The organization—and the ideal of public purpose—got a tremendous boost when the Association of American Colleges and Universities forwarded this same emphasis throughout the arts and sciences as fundamental to the health of both liberal education and the nation's future. Under President Carol Geary Schneider's direction, this national advocate for undergraduate liberal education has not only collected key data to support the practical applications of liberal learning, but also has organized a surprising coalition of business, nonprofit, and government leaders to advance this message, thus forging the kind of links it advocates between academia and the social sector. [Editor's note: See www.aacu.org/leap for more information about these efforts.]
Even so, it is fair to ask how a public version of the arts, humanities, and design might be enacted—and one answer has been especially audacious. One of IA's most ambitious goals is the renewal of cities and rural communities, including by reconceiving material places and spaces. The results of IA's efforts in this area have been phenomenal, as I can attest after attending IA's 2013 conference in Syracuse, New York, home to IA and its host institution, Syracuse University. I wasn't looking forward to visiting the locale, having grown up in nearby Rochester well aware of the challenges that had left so many upstate New York cities depressed and half-abandoned. But the Syracuse of 2013 was a startling and happy surprise. With a run-down warehouse having been reconceived as a new university center for the arts, humanities, and design, and with attendant new restaurants, music venues, and art galleries, downtown Syracuse is newly lively. This liveliness extends to the public schools, which have actively partnered with the university. Similar phenomena have occurred in other locales, such as West Philadelphia through the extraordinary work of the University of Pennsylvania, but rarely with such emphasis on those areas of academia sometimes thought of as most theoretical and unworldly.
Challenge 1: Economic Feasibility
Despite the clear successes in Syracuse and elsewhere, the ideal of public engagement faces four interlocking challenges. The first is economic feasibility. Just as any economic recession sees the arts ruthlessly reduced and even eliminated in K–12 education, the setbacks of 2008–09 led some colleges and universities to pull back on civic engagement, as they did not see immediate economic benefits.
Those of us who care deeply about publicly engaged scholarship and teaching can respond to this challenge in two ways. First, colleges and universities can find ways to form communities and share resources with each other and their surrounding civic communities, recognizing that if they fail to do so, many smaller institutions will simply cease to exist. Partnerships addressing shared problems can help higher and K–12 education, cultural institutions, nonprofits, and town and regional governments solve some of their own financial challenges. Lafayette College economics professor Gladstone "Fluney" Hutchinson's Appalshop project is an attempt to revitalize the arts and bring new investment into Appalachian communities. It serves as a particularly striking example of melding figurative and literal enrichment, an effort in which economists interact with artists, culture-bearers, and public scholars. [Editor's note: click here for more about the Appalshop project.]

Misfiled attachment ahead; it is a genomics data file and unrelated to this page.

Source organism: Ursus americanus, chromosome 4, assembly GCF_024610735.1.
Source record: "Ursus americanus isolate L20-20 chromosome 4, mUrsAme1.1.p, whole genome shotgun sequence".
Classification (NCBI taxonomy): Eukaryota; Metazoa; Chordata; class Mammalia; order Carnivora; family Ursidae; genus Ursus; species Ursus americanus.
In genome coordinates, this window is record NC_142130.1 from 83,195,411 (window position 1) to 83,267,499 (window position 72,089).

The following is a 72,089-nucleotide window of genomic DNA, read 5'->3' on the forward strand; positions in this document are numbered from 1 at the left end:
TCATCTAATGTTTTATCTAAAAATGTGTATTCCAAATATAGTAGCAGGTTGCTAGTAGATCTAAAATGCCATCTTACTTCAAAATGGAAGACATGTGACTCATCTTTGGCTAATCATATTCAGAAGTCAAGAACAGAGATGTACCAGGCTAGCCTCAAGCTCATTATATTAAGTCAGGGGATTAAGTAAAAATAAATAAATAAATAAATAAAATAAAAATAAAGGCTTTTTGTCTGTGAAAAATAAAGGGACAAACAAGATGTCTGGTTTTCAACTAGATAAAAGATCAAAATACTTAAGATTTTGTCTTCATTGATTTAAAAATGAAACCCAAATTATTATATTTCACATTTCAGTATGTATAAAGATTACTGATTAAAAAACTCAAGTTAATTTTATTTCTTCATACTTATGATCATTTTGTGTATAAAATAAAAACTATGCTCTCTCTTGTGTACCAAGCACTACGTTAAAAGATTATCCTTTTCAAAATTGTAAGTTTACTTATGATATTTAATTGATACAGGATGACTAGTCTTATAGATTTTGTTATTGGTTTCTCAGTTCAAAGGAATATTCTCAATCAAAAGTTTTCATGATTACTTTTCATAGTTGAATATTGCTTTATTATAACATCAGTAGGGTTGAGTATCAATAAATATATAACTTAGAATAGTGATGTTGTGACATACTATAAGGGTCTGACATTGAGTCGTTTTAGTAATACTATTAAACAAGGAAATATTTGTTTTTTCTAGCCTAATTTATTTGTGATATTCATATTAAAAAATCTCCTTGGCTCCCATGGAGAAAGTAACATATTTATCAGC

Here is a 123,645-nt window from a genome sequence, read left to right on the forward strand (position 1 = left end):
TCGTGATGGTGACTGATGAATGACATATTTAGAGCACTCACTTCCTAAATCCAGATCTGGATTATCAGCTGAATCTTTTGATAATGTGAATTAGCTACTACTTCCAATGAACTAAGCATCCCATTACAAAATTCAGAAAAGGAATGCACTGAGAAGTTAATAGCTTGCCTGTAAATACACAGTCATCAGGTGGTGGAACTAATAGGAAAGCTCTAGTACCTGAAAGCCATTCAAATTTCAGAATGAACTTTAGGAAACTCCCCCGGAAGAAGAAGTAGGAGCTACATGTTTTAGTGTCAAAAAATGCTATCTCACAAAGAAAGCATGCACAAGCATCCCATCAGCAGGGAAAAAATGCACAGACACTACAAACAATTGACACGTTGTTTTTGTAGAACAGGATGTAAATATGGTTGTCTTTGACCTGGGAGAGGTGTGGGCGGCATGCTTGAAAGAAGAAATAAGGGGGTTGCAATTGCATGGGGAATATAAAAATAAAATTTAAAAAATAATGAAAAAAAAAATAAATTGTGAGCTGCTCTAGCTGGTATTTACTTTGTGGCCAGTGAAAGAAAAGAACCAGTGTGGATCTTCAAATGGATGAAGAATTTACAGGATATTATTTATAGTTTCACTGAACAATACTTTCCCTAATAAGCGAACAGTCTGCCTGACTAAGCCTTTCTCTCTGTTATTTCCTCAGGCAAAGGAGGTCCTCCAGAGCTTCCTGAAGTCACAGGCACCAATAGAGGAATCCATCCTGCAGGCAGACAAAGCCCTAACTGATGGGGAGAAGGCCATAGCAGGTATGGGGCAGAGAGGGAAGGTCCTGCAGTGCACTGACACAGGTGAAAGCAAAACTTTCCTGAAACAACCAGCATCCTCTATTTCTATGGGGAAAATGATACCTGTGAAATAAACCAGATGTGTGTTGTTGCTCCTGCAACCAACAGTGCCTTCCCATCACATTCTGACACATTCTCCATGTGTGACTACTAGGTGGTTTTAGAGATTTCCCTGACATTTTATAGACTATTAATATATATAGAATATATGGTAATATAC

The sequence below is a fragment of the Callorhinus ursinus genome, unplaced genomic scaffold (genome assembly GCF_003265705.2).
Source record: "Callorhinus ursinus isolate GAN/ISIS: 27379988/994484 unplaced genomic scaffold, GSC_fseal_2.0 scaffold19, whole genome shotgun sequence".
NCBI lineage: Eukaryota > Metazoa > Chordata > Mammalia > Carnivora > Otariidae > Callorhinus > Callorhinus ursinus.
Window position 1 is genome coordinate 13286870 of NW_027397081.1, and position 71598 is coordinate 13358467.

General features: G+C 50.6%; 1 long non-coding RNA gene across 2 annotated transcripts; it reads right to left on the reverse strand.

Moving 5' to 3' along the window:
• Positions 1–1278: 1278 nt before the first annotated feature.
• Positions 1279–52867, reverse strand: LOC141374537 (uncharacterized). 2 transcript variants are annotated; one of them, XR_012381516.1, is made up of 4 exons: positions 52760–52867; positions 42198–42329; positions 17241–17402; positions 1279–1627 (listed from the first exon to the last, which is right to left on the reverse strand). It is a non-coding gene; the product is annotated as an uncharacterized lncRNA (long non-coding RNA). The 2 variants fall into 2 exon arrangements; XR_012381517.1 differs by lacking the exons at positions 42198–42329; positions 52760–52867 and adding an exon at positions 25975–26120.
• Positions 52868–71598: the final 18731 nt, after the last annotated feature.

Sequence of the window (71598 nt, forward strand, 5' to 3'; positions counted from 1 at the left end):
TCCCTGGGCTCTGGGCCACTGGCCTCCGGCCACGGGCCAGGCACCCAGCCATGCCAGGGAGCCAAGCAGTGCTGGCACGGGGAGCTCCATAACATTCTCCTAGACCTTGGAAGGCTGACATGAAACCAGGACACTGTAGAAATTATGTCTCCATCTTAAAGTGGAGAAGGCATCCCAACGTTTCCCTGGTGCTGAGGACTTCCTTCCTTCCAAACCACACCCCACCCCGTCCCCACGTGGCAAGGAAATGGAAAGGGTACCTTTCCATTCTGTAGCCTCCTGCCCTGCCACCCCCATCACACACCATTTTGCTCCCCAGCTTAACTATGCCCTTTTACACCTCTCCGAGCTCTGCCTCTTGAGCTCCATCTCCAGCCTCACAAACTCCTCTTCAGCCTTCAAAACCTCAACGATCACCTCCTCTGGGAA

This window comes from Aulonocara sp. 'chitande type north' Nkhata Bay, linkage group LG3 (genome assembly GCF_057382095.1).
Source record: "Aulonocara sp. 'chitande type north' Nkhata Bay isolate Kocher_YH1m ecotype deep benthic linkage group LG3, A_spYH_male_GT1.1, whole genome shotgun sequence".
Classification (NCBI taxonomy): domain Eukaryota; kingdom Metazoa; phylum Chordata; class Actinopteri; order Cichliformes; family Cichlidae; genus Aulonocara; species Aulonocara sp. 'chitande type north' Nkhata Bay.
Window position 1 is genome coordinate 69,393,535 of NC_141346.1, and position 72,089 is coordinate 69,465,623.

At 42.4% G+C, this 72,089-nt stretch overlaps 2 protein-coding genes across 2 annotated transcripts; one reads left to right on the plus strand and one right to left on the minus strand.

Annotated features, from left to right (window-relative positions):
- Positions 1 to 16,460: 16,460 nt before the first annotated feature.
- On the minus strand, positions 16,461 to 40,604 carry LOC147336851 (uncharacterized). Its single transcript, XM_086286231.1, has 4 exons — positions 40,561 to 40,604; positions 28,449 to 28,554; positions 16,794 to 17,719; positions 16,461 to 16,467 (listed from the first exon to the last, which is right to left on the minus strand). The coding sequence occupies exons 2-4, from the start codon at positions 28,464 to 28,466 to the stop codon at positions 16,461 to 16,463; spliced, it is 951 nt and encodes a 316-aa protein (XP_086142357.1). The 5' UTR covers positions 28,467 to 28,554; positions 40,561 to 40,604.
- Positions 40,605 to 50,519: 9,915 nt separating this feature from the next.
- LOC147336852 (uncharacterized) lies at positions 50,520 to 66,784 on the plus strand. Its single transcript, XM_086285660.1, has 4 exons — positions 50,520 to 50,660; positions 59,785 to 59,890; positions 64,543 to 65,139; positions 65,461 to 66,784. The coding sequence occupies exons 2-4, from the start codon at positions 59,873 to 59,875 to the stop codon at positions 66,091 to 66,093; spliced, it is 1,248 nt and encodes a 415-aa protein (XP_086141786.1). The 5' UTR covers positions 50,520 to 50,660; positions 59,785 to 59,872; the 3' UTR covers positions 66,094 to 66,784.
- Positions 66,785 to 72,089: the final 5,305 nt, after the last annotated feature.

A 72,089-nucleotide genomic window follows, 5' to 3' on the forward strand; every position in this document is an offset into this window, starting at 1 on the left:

Second, thought leaders and community-oriented citizens can step up to support community engagement. Under Earl Lewis's leadership, the Andrew W. Mellon Foundation recently placed the public humanities on its agenda, with two emphases: first, to investigate what elements of the humanities relate to the public domain while insisting on the important public function of disciplines like literature, philosophy, and history; and second, to forge collaborative networks that expand beyond the insulated environment of academia, including vertical partnerships among very different kinds of institutions. Phillip Lewis, an officer of the foundation, recently presented this agenda at Cornell University, where a generous couple has donated $50 million toward encouraging the university's public engagement.
Challenge 2: Applying the Humanities
A second challenge, suggested in the first of the Mellon emphases, is that of championing the applicability of the humanities in particular to the public good. While the arts and design have always had more of a public life—as Dewey wrote, "art is the most effective mode of communication that exists" ( 2005, 286)—the humanities are often seen as difficult to apply to the world beyond academia. And yet, again and again, the humanities have proven themselves useful in the public sphere. The Clemente Course in the Humanities, originally instituted at Bard College, has developed into a national network where humanities academics work with economically challenged adults as they read and write about great works, with extraordinary results. The chance to develop a cultural understanding of oneself and one's situation turns out to have far more efficacy in breaking the cycle of poverty than does the opportunity to do menial work.